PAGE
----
If this world looks bleak and unrealistic, that's fine. It certainly is bleak, but not unrealistic. We face certain epistemic crises that remain unresolved. The problem of induction, which has no solution, tells us that we cannot truly prove anything meaningful to our lives through experience or reason. The eschatological questions: “What happens when I die?” and “What happens if the world ends?” cannot be answered with any degree of certainty and all we have to go on are some well-reasoned guesses and books written thousands of years ago by people who claimed to have a direct line to the Truth. In other words, even though God himself may, in fact, be the cookie elevated in sacrifice over the altar tonight, I have absolutely no way to tell. All the empirical tools I have at my disposal tell me it is just a cookie, and the best logic can provide me is a well-reasoned guess that it may be more than it would seem. I have to accept that guess on faith, though, the same faith that tells me that the sun will rise tomorrow and that others experience consciousness in a manner comparable to my own. Even more difficult to rationally explore and prove would be the idea of life after death and redemption versus damnation.
However, as Paschal thoroughly explored in his corpus, there is quite a lot at stake here, and guesswork is ultimately all we have. I find myself compelled to carry out my affairs in a manner consistent with this tension between nihilistic despair and extra-rational faith. I must act in a manner consistent with my own human flourishing in this life, but always with an awareness of the possibility of an after-life as well. Ultimately, it is the only rationally self-interested way to approach the horns of this dilemma which surpasses our limited human perception and reason. This isn't to say that I don't try to engender a healthy and fulfilling relationship with God, only that it is incredibly difficult to do so when His only avatars are other human beings as equally repulsive as myself and a silent piece of bread.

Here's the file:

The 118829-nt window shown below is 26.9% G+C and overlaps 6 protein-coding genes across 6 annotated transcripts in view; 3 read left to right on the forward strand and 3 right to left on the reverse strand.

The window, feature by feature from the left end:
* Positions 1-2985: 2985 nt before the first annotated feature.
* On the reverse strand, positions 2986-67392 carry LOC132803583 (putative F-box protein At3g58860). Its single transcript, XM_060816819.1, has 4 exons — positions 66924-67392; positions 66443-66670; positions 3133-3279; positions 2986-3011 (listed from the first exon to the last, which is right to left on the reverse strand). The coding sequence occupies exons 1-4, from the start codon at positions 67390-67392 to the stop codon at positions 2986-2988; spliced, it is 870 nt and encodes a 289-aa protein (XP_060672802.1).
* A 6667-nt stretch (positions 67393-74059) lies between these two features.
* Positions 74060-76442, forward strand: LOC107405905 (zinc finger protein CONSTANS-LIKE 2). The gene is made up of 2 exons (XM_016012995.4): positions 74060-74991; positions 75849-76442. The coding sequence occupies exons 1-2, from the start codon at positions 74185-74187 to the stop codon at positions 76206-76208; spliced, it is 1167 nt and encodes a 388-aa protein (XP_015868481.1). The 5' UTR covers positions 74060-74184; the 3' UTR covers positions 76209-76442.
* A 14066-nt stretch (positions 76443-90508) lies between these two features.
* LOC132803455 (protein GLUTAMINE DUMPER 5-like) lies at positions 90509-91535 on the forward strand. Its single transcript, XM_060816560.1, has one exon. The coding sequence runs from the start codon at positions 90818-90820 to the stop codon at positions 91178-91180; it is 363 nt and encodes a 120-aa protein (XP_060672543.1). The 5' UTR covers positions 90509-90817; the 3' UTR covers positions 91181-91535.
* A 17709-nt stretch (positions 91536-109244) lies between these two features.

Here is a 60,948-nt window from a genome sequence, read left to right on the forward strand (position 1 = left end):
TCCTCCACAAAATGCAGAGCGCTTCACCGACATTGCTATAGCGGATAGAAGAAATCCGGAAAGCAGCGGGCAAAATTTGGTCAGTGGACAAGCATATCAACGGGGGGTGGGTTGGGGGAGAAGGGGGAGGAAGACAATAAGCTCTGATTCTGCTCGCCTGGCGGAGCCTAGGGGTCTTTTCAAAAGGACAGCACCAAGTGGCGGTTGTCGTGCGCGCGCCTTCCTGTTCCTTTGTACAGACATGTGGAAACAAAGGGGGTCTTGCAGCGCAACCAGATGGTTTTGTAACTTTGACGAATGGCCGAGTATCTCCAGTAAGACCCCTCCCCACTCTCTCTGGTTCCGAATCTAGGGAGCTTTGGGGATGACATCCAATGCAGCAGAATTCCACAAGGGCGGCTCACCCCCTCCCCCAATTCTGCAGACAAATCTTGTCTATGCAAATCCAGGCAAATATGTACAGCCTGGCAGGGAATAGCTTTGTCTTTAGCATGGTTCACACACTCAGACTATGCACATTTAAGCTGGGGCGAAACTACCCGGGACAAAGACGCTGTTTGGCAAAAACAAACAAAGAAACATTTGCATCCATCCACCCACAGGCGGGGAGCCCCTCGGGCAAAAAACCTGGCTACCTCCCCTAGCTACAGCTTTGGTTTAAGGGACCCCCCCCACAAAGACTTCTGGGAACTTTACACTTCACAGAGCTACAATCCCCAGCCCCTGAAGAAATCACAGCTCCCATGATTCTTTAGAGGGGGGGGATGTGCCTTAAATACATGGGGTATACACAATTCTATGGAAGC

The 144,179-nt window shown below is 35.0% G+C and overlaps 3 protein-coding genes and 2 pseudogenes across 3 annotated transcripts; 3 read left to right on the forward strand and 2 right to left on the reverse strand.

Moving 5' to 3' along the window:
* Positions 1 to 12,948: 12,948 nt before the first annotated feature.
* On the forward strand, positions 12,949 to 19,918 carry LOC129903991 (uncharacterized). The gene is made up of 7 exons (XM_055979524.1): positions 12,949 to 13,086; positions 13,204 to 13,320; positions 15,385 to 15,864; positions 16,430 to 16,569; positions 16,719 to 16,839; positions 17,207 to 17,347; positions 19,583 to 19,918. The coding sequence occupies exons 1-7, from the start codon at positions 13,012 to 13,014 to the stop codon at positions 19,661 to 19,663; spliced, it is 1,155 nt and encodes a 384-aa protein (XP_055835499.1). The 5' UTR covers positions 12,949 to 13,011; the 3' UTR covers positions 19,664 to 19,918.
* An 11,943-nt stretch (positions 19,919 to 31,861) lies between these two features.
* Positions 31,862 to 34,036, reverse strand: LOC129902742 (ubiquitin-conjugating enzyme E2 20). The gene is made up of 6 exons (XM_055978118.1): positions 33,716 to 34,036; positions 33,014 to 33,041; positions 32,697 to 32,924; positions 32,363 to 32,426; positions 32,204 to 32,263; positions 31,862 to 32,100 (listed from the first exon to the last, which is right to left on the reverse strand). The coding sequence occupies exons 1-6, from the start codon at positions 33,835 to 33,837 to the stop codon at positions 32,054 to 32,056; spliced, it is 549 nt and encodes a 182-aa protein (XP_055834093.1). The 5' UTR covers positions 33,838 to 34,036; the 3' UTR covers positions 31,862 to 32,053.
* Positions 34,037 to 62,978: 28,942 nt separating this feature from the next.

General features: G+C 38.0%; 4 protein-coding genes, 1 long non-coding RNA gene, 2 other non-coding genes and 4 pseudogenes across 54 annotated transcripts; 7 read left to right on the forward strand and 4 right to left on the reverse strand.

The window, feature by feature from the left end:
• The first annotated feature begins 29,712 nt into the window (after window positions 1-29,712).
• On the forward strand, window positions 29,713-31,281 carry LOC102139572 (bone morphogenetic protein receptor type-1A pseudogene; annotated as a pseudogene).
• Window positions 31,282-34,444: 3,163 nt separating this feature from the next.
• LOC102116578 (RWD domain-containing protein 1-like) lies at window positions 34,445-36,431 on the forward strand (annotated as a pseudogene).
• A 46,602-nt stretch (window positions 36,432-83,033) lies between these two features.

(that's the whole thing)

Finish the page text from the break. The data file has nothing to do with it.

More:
The tension of Holy Saturday is the tension of being a rational creature both unwilling to despair and unwilling to forego the ratio which allows this tension in the first place. It is the tension of the philosopher, of seeking Truth, despite the impossibility of fully acquiring such a thing. It is the tension of the pilgrim in a foreign world. It is the tension of a moral actor amidst the amoral. It is the tension of a sinner, a criminal, a vicious creature striving for something greater, striving for perfection, a will to power, an upsurgence of life, and a desire to flourish in a world that is finely-tuned to allow for one's existence but only barely so. It is the tension of being truly Catholic.
“I am reckoned among those who go down to the Pit; I am a man who has no strength, like one forsaken among the dead, like the slain that lie in the grave, like those whom thou dost remember no more, for they are cut off from thy hand. Thou hast put me in the depths of the Pit, in the regions dark and deep.” ~ Psalm 88